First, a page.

What is a Statutory Audit?
I originally wrote a really long article on this topic – probably because I’m a bit sad and enjoy audit-related work, as well as to try and show what a clever chap I am. In that article, I had included a lot of technical information and explanations.
However, that’s probably not why you’re here, so I thought better of it.
If you’ve searched for ‘what is a Statutory Audit’, you’re either studying for your Accountancy qualification, or you’re a senior person in a Company who has realised or been told the accounts must be audited. In the case of the former (if you’re a student), you’ll find out what it’s all about soon enough, and perhaps in more detail than you ever wanted. In the latter case (if you’re in business), you most likely just want to know the basics.
With that in mind, here goes [clears throat]…
A Statutory Audit is a process where company accounts - and the data behind those accounts - is examined by an authorised independent individual or team, so that they can express an opinion on whether the accounts faithfully represent the affairs of the company. (Some people might say, “Boom!” at this point. I suppose I could, but I’m nerdy about this stuff, and that’s not the official definition of a Statutory Audit – it’s just to get the point across in plain English.)
If you think about it, almost anything can be audited. In its most basic form, it is a ‘double check’ of something, by someone who has the appropriate knowledge to test whatever it is - but has no vested interest over the outcome of the test. Their only interest would be in the test itself. One example would be where Building Control Officers sign-off on a construction, confirming that it meets building regulations.
The people who do the auditing…
In my own words, above, I referred to ‘an authorised independent individual or team’. For statutory audits, who are we talking about here? Well, in short, it’s Registered Statutory Auditors. They are Accountants who go the extra mile and pass advanced audit examinations as part of their accountancy training, which involves mastering International Standards on Auditing and International Standards on Quality Control. This is no mean feat!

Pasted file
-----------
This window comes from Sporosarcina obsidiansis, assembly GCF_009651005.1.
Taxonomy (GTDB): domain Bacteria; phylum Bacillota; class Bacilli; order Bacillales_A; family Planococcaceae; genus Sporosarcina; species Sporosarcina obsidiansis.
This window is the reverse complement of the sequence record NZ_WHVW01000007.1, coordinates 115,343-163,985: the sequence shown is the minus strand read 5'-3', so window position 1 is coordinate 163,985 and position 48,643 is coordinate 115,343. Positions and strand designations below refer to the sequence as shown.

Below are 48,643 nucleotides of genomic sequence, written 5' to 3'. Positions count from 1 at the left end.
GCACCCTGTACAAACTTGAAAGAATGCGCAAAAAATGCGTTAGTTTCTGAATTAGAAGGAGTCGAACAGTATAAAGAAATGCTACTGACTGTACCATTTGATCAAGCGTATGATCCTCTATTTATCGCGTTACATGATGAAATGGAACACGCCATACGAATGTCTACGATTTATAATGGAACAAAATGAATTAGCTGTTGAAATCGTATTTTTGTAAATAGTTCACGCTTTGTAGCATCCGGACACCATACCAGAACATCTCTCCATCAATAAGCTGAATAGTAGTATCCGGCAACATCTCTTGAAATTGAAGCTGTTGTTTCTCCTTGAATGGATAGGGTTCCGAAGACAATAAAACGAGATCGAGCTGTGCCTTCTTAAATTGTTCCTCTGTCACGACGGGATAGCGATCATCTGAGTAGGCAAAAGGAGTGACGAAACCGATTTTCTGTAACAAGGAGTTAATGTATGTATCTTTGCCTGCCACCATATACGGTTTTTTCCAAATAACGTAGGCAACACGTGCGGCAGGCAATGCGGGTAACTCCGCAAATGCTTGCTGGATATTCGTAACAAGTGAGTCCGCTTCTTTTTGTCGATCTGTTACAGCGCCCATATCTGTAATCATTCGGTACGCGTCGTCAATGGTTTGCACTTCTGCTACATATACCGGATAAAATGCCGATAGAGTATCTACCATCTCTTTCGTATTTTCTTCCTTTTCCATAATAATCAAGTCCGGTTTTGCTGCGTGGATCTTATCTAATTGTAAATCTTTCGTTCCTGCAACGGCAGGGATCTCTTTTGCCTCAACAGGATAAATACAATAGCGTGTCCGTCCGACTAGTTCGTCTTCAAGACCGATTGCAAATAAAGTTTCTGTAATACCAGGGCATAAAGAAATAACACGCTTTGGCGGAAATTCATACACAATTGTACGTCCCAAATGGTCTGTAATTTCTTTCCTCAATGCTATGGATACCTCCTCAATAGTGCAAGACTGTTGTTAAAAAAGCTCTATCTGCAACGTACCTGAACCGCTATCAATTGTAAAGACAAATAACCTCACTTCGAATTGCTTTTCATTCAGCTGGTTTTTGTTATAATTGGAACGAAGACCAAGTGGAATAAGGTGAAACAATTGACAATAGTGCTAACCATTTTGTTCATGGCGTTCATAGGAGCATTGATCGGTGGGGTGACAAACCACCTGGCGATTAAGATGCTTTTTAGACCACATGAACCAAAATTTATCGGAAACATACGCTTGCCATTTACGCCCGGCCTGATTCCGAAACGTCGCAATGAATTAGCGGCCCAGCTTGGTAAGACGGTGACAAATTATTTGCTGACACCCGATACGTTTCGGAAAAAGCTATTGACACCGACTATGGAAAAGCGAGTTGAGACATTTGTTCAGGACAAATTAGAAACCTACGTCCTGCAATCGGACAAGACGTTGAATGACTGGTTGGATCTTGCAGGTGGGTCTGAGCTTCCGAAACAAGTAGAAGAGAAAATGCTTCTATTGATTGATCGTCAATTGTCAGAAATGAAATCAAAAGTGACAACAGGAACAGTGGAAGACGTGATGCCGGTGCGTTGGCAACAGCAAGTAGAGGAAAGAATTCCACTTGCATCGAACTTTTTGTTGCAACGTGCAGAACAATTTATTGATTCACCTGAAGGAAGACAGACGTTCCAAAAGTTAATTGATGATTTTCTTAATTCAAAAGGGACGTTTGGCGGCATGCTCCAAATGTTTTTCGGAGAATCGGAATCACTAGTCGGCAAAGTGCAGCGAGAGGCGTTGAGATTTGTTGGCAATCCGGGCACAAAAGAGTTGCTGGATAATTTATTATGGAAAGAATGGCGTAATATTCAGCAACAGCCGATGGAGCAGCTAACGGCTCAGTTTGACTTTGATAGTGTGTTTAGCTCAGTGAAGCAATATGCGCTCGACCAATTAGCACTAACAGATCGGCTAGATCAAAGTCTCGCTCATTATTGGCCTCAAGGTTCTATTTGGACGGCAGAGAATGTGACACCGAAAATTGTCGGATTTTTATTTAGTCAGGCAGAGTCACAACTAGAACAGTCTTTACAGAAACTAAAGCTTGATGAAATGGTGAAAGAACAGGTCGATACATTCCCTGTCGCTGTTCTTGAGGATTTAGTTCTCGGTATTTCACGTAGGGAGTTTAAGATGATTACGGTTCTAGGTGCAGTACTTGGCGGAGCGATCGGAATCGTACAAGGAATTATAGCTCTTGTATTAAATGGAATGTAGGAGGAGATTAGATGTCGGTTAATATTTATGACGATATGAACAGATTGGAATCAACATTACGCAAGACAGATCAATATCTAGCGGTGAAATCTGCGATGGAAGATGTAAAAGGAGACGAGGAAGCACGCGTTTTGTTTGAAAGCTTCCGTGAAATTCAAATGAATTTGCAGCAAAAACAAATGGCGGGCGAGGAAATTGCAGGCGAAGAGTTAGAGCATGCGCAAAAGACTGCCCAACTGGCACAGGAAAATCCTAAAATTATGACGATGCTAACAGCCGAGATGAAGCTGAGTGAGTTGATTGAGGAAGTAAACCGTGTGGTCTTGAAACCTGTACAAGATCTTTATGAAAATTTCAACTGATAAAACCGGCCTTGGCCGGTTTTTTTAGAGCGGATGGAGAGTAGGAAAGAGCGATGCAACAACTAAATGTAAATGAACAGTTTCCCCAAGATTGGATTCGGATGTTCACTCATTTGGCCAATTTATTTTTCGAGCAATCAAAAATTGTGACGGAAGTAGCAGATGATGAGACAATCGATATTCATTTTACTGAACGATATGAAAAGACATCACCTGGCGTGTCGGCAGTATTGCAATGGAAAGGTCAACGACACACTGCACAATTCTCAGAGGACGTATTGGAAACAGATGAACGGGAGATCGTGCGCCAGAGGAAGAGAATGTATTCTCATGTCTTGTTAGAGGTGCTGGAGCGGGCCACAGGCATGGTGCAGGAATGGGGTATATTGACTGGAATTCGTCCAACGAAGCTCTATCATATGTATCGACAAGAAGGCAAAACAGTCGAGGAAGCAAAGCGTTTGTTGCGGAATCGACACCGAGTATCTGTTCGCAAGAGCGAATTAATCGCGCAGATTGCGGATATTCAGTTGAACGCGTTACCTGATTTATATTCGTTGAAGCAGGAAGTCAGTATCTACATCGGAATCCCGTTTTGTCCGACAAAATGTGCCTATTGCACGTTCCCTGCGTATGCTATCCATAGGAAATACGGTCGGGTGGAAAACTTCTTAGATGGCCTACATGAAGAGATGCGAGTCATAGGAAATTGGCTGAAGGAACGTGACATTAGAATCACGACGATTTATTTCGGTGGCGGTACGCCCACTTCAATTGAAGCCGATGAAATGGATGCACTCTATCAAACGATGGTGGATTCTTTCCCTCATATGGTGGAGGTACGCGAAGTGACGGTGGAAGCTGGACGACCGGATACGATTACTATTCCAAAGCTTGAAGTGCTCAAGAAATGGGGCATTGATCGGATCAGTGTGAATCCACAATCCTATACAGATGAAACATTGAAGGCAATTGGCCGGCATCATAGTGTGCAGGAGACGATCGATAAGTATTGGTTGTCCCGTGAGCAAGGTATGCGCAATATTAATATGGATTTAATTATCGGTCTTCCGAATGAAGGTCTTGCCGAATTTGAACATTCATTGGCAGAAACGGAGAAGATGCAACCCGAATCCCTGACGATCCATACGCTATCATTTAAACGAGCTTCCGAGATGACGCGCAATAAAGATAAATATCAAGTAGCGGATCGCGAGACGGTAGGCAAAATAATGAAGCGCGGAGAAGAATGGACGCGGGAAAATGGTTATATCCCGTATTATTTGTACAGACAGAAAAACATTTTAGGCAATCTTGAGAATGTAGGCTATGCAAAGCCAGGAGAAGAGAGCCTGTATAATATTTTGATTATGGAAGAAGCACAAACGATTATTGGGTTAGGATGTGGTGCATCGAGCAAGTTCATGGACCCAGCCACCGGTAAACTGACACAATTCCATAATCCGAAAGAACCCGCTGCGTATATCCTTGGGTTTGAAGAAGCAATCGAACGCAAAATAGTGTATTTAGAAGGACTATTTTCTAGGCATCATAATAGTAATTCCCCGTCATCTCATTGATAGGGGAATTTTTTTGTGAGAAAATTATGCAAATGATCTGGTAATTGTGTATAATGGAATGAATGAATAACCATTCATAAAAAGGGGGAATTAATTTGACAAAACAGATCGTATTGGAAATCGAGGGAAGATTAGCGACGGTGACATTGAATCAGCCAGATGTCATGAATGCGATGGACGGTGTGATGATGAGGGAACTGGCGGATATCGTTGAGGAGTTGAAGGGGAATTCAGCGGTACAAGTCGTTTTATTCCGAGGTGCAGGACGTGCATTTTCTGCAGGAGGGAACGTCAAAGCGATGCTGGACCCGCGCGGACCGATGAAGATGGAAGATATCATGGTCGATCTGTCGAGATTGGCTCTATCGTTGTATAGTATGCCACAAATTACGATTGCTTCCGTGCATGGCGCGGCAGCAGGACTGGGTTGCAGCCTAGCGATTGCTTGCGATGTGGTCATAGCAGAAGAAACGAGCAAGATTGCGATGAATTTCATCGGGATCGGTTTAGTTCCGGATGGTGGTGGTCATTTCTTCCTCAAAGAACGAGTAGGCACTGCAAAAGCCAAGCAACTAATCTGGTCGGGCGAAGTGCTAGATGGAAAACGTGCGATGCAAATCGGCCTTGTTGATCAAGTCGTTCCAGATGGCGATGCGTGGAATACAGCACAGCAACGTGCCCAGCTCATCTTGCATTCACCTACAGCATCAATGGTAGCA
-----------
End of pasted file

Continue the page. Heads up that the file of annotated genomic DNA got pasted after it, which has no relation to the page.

This is ultimately the end result, or output, of an audit. The auditor(s) seek to give an opinion - or ‘reasonable assurance’ - that the financial statements present a true and fair view of a company’s financial performance and position.
The term reasonable assurance is used because an audit cannot really provide a 100% guarantee that the financial statements are 100% correct. The only way that would be possible is if the Auditors went through every single transaction that made up a set of accounts; and I’m sure you’ll agree that this would be impossible on the grounds of both time and money considerations. Instead, Auditors take an overview of the Company’s affairs, and dig deeper into key areas which they deem to carry a higher risk of possible error or misstatement, and/or which are of a nature or magnitude to substantively alter the ‘message’ that the financial statements are conveying.
The eagle-eyed amongst you will have noticed that I switched between using the term ‘accounts’ and ‘financial statements’. Sorry… nerdiness happened again, but I’ll save the explanation for another article which you can find here.
Once it’s all over, any person or organisation who has an interest in how the company is doing has additional assurance (remember: ‘reasonable assurance) that the accounts are a fair and truthful reflection of what’s happened.
So, has any of this helped or added any value? Have you got to the end of reading this knowing more than you did before? If so, I am really, really happy!
Are you about to have a Statutory Audit (or even a non-statutory one for that matter)? Is it your first one, and you need help preparing for it, and getting through it? Have you been through audits before, but just don’t have the time this year? If so, and if you book us in early enough, DSV Accounting can help you get through your audit.
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